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July 02, 1965 - Image 2

Resource type:
Text
Publication:
Michigan Daily, 1965-07-02

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Seventy-Fifth Year
EDITED AND MANAGED BY STUDENTS OF THE UNIVERSITY OF MICHIGAN
UNDER AUTHORITY OF BOARD IN CONTROL OF STUDENT PUBLICATIONS

HELPING DISADVANTAGED:
Tutorial Project--Fourth Year

TODAY AND TOMORROW:
Balance of Power:
The Fed vs Johnson

Where Opinions Are Free, 420 MAYNARD ST., ANN ARBOR, MICH.
Truth Will Prevail

NEWS PHONE: 764-0552

Editorials printed in The Michigan Daily ex press the individual opinions of staff writers
or the editors. This must be noted in all reprints.
FRIDAY, JULY 2, 1965 NIGHT EDITOR; BARBARA SEYFRIED
Michigan Should Have
Uiform Rights Laws
JUDGE JAMES BREAKEY'S recent rul- THIS IS PROBABLY the first case in
ing, that Ann Arbor's Fair Housing which municipal courts have been able
Ordinance is constitutional and does not to make more stringent demands than
conflict with state law, may create some made by the state courts. This situation
basic inequities in the treatment of peo- cannot continue without creating dis-
ple before the law. crimination within the civil rights laws
The argument that each locale has a themselves.
right. to demand more stringent laws, To weaken Ann Arbor's ordinance would
while it sounds fair, is basically inapplic-
able, for it conflicts with the concept of be to defeat the purpose of the ordinance
equal justice for all. itself. The result would mean even more
Applied to the situation here, the ar- inadequate means of eliminating dis-
gument implies that people living in c
towns outside of Ann Arbor, who don't The only way out of the problem creat-
have their .own housing ordinance, are ed by the inequity between the Ann Arbor
subject to state laws that are more len- ordinance and the state law is to bring
ient than the Ann Arbor Fair Housing - them into line with each other.
Ordinance.
T)ie object of the Fair Housing Ordi- BUT IN ORDER for the laws to be effec-
nance is to assure equal treatment in the tive, this must be done by strengthen-
area of housing, yet this requirement is ing both the state laws and the Ann Arbor
hardly justifiale if harshness of treat- ordinance.
ment varies widely throughout the state. -BARBARA SEYFRIED

EDITOR'S NOTE: Allan Levett is
a PhD candidate in sociology.
Robin Power is a senior in physics.
Both are presently connected with
the Ann Arbor Tutorial Project.
By ALLAN LEVETT
and ROBIN POWER
THE TUTORIAL and Cultural
Relations Project, an effort of
University students to reach and
work with disadvantaged children
n Ann Arbor, is currently be-
ginning its fourth year of opera-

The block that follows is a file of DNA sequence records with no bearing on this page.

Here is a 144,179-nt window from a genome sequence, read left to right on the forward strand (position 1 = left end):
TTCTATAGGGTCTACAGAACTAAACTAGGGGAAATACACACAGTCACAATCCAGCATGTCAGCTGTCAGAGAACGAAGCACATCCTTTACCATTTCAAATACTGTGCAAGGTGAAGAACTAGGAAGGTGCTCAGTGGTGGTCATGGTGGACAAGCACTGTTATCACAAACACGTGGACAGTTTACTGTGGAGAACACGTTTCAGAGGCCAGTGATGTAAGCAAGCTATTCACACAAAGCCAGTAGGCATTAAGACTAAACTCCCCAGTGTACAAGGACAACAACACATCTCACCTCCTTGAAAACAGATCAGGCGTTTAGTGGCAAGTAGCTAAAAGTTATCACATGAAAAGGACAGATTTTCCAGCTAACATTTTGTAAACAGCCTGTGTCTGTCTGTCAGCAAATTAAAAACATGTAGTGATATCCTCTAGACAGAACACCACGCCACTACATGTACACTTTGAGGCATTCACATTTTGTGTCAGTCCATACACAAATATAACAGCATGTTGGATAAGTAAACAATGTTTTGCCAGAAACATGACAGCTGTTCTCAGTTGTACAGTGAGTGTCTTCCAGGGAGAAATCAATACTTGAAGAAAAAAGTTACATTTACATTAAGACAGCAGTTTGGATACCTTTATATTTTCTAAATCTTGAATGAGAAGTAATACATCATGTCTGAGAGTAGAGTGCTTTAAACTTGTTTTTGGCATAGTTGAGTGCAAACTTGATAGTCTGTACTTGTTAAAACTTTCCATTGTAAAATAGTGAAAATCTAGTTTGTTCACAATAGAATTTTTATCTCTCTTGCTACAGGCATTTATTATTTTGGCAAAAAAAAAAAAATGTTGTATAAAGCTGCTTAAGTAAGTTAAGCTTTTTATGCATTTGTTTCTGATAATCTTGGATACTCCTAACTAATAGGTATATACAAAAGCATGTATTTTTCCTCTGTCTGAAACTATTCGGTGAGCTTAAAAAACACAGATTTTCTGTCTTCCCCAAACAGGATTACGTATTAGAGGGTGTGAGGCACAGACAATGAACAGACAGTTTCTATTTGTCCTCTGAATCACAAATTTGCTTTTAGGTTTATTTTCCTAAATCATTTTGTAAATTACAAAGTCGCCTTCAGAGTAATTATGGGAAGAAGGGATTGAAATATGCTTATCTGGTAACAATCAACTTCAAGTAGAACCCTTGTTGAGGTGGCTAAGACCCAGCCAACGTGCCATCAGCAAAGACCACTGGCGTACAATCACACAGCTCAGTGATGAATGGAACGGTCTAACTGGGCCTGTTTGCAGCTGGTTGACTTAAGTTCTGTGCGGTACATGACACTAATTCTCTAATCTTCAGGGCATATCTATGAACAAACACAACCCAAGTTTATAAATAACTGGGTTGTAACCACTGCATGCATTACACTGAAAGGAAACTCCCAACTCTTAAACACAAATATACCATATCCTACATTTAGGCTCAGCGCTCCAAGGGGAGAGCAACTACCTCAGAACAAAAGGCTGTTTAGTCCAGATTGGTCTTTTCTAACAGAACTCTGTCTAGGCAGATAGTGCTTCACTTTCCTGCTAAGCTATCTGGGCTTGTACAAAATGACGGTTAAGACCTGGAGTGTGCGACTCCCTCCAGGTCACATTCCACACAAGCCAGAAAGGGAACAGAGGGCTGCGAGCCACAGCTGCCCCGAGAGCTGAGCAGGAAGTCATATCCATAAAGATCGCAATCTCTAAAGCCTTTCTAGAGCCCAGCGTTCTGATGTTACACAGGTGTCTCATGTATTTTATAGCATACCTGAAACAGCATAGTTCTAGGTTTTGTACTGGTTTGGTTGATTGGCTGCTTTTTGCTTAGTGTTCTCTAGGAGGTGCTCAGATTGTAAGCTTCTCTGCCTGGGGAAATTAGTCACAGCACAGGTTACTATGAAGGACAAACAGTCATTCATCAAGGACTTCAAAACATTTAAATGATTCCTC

tions.
About 40 children have asked
for tutoring while school is out
this summer.
The main aim of the project is
to bridge the gap between the
Negro and white cultures through
supplementary education on a one
tutor to one child basis.
EFFORT IS concentrated on
Negro children who are poor and
performing below their potential
in school.
In effect the project attempts
to break into what Michael Har-
rington has described as the vi-
cious cycle-of poverty.
Children from poor homes start
off school at an intellectual dis-
advantage and this disadvantage
tends to increase as the child
progresses through school, be-
cause his home lacks books and
other incentives to learning. This
difficulty is compounded in the
case of the Negro child.
THE KINGPIN to the project's
entire effort is the kind of re-
lationship which the student-tutor
is able to achieve with the child.
The tutor has to get involved in
the way the child looks at the
world, to understand his level and
his perspective.
This takes a great deal of open-
mindedness, tolerance, patience
and persistance; and frequently
also imagination and resource-
fulness.
The right kind of relationship
opens up a two-way channel of
communication that makes pos-
sible learning and understanding
for both child and tutor.
THE PROJECT recognizes that
the children need al kinds of
encounters with a world with
which they would otherwise be
.unfamiliar. One child was thrilled
to eat out at a restaurant with
his tutor. It was the first time
that he had used a saucer.
But the work of the tutor is
usually more complex than this.
Many of the children have not
only failed in their classrooms,
but have an attitude toward life
that expects failure for then-
selves.
They are adept at resisting the
tutor's initial efforts to help them
read and do math better. Some
will show up late for the meeting,
others forget to bring their work-
books and then set about telling
diversionary stories to a fascinat-
ed tutor.
THESE ARE just initial hurdles
which the tutor has to overcome,
if he does not himself become dis-
couraged. The important ingre-
dient to new learning and a new
attitude toward learning for most
of the children is quick early
success.
The tutor has to strike the ap-
propriate level for his child-not
so easy that it insults, and not
so hard that failure is confirmed.
The project places special em-
phasis on mastery of language,
particularly written language.
THE ABILITY to read easily is
an essential ingredient to continu-
ed independent learning on the
part of the child.
It opens up avenues to such
things as the richness in his Ne-

gro culture in which he may take
pride, but also to greater political
awareness and a wider variety of
job opportunity.
It is the key to progress through
the educational system.
BOOKS ARE NOT something
the children are used to in their
homes.

"A Close Examination Of Actual Photos Of Our
Press Releases Indicates That The B-52
Bombing Raid Was A Great Success"
>- M

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% ---- ptv - -

By WALTER LIPPMANN
H AVING very great respect for
William McChesney Martin,
the chairman of the Federal Re-
serve Board, I have been reading
and rereading his celebrated
speech of June 1.
The reader will remember that
it was called "Dloes Monetary His-
tory Repeat Itself?", and the bur-
den of it was that as our prosper-
ity proceeds on its record-break-
ing path we must look for the